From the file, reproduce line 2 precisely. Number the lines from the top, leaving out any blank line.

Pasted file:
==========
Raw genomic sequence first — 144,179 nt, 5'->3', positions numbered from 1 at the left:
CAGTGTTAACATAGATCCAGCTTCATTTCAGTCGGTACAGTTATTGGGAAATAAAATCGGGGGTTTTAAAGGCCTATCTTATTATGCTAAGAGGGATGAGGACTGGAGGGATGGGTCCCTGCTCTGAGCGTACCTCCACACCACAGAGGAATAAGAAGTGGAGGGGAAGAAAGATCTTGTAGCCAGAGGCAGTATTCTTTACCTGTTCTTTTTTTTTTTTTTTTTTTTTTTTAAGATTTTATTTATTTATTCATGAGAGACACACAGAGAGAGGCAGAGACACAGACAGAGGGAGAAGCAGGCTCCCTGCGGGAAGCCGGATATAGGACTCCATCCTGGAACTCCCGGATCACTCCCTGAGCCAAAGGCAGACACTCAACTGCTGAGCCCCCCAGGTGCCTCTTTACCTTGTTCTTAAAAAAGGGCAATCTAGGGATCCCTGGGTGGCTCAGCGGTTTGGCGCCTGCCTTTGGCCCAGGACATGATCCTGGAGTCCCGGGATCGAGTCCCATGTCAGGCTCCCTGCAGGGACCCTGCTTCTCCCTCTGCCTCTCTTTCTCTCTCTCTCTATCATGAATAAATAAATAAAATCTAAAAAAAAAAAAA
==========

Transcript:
CAGTGTTAACATAGATCCAGCTTCATTTCAGTCGGTACAGTTATTGGGAAATAAAATCGGGGGTTTTAAAGGCCTATCTTATTATGCTAAGAGGGATGAGGACTGGAGGGATGGGTCCCTGCTCTGAGCGTACCTCCACACCACAGAGGAATAAGAAGTGGAGGGGAAGAAAGATCTTGTAGCCAGAGGCAGTATTCTTTACCTGTTCTTTTTTTTTTTTTTTTTTTTTTTTAAGATTTTATTTATTTATTCATGAGAGACACACAGAGAGAGGCAGAGACACAGACAGAGGGAGAAGCAGGCTCCCTGCGGGAAGCCGGATATAGGACTCCATCCTGGAACTCCCGGATCACTCCCTGAGCCAAAGGCAGACACTCAACTGCTGAGCCCCCCAGGTGCCTCTTTACCTTGTTCTTAAAAAAGGGCAATCTAGGGATCCCTGGGTGGCTCAGCGGTTTGGCGCCTGCCTTTGGCCCAGGACATGATCCTGGAGTCCCGGGATCGAGTCCCATGTCAGGCTCCCTGCAGGGACCCTGCTTCTCCCTCTGCCTCTCTTTCTCTCTCTCTCTATCATGAATAAATAAATAAAATCTAAAAAAAAAAAAA